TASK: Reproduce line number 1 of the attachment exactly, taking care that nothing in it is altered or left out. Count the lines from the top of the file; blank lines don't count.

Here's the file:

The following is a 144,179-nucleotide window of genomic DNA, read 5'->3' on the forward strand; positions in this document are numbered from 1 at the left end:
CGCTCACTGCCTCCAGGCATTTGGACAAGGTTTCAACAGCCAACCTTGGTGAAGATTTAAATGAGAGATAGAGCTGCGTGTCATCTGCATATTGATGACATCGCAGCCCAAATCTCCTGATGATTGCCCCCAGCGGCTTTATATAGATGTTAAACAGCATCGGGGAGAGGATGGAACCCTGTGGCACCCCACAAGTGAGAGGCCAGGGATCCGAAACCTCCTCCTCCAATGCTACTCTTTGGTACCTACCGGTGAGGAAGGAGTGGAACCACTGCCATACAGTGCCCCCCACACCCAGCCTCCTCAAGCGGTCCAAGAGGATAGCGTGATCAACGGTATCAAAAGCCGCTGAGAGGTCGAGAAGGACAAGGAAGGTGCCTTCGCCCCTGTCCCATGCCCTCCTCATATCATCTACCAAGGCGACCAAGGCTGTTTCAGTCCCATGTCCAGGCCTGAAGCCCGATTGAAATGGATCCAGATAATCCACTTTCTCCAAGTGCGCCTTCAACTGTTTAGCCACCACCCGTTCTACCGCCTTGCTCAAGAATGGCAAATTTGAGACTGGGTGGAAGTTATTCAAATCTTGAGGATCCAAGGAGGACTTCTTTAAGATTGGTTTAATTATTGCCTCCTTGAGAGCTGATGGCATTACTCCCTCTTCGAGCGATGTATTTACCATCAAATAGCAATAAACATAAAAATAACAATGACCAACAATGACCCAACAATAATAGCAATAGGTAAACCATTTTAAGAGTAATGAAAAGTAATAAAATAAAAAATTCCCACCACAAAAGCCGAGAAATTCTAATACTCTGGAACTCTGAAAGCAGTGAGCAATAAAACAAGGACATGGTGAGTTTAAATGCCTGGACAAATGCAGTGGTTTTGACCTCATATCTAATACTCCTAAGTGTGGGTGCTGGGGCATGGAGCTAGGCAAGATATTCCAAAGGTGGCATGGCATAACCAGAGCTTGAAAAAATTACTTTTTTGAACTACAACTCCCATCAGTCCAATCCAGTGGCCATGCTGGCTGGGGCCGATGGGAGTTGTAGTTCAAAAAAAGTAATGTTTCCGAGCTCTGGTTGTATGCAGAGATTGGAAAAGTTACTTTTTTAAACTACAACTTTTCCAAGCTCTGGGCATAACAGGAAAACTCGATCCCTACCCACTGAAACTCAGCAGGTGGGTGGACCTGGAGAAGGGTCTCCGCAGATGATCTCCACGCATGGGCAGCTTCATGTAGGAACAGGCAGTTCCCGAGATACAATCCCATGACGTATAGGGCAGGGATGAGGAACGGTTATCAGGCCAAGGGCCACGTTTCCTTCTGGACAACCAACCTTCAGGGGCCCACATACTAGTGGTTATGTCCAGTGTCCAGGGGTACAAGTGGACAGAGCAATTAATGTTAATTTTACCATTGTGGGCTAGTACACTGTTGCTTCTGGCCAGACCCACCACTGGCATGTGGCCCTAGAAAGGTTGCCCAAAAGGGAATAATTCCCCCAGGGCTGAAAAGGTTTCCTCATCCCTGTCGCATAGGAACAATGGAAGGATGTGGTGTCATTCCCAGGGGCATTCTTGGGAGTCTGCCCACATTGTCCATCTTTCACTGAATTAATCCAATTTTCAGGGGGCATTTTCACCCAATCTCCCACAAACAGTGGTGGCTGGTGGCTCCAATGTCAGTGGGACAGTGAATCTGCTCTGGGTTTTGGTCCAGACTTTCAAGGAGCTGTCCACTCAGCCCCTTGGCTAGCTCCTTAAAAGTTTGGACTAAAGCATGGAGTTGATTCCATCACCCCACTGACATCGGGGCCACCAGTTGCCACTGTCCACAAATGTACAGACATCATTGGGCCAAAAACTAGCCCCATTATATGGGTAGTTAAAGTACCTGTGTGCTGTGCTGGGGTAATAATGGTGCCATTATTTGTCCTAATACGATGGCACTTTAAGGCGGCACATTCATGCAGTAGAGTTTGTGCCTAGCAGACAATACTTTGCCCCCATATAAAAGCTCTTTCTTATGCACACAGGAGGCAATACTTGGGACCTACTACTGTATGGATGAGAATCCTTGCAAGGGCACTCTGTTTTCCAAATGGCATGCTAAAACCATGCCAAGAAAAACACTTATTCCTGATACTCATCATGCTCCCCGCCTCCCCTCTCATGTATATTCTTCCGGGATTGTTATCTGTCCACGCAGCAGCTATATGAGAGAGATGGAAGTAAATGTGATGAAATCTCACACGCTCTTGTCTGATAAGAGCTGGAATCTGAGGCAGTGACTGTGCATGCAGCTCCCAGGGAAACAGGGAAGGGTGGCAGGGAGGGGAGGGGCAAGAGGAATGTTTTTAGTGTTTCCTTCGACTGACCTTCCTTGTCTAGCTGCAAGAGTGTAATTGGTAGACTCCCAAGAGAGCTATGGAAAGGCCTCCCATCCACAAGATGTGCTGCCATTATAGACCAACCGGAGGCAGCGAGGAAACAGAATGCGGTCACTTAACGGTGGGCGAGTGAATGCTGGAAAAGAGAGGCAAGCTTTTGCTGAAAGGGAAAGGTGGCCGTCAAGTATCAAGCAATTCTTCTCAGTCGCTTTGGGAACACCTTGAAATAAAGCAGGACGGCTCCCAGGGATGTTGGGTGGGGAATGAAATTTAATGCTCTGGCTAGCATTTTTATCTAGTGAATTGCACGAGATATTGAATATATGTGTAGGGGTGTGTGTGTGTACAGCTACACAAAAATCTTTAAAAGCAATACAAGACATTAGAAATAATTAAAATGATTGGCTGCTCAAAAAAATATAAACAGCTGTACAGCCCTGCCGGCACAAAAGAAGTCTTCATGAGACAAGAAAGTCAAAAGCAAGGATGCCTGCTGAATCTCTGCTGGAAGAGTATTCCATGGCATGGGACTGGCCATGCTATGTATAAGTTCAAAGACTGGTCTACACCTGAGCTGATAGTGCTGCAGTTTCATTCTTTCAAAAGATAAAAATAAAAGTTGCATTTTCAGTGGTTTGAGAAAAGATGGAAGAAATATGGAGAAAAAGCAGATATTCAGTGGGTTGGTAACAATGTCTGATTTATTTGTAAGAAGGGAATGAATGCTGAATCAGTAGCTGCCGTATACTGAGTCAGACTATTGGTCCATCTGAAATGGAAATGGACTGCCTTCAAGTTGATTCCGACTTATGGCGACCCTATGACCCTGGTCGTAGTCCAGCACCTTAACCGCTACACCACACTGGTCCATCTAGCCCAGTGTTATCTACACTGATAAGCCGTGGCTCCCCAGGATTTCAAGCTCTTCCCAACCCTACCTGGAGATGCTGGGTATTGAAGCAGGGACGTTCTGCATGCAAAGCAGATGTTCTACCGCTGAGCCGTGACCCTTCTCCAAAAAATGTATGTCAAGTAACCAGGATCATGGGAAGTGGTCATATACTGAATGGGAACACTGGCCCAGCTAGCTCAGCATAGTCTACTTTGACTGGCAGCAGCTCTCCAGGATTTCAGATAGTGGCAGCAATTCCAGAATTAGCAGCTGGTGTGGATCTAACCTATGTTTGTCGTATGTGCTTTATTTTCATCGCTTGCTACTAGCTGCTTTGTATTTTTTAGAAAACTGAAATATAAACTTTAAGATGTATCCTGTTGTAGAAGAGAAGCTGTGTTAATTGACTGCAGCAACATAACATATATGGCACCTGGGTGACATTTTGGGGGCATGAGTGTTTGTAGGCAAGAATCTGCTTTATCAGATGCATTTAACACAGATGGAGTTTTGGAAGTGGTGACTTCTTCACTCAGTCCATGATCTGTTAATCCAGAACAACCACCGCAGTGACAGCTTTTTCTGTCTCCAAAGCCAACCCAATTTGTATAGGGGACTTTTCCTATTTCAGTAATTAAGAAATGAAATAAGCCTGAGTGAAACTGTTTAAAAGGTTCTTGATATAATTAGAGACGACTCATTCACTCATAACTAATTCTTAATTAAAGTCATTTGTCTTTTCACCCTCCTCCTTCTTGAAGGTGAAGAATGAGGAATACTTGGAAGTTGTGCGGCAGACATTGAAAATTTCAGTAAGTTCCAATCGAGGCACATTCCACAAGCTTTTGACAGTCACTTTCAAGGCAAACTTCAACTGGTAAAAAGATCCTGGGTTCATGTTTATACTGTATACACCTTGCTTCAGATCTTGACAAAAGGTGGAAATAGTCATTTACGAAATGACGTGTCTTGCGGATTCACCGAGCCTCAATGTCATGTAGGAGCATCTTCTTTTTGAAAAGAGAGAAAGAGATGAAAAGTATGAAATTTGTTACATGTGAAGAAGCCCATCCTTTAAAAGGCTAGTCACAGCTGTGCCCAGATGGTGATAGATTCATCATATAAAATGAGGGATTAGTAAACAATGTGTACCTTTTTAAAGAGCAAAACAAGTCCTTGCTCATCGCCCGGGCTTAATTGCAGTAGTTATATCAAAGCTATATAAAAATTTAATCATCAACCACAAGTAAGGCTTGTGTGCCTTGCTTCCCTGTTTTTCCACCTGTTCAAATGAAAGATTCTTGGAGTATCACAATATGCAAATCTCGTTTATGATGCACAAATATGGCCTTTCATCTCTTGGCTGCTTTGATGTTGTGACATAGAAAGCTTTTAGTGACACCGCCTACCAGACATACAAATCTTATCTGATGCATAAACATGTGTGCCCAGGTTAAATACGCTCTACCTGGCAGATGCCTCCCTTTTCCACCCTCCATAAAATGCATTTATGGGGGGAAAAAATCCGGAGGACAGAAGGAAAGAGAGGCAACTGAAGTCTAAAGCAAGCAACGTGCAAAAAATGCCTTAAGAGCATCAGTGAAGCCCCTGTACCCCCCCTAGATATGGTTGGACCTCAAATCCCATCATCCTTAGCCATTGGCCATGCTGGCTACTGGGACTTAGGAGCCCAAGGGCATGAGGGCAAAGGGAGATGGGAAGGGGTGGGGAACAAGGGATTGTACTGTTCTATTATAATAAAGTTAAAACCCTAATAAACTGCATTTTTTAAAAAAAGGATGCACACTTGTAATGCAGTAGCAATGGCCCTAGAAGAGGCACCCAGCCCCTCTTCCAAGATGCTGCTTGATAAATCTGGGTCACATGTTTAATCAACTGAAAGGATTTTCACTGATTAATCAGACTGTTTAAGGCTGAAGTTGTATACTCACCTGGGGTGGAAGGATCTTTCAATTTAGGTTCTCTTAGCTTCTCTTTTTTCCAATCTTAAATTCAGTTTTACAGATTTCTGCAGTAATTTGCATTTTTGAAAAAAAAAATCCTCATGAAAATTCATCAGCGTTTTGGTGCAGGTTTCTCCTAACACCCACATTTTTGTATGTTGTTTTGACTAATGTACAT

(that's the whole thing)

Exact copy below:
The following is a 144,179-nucleotide window of genomic DNA, read 5'->3' on the forward strand; positions in this document are numbered from 1 at the left end: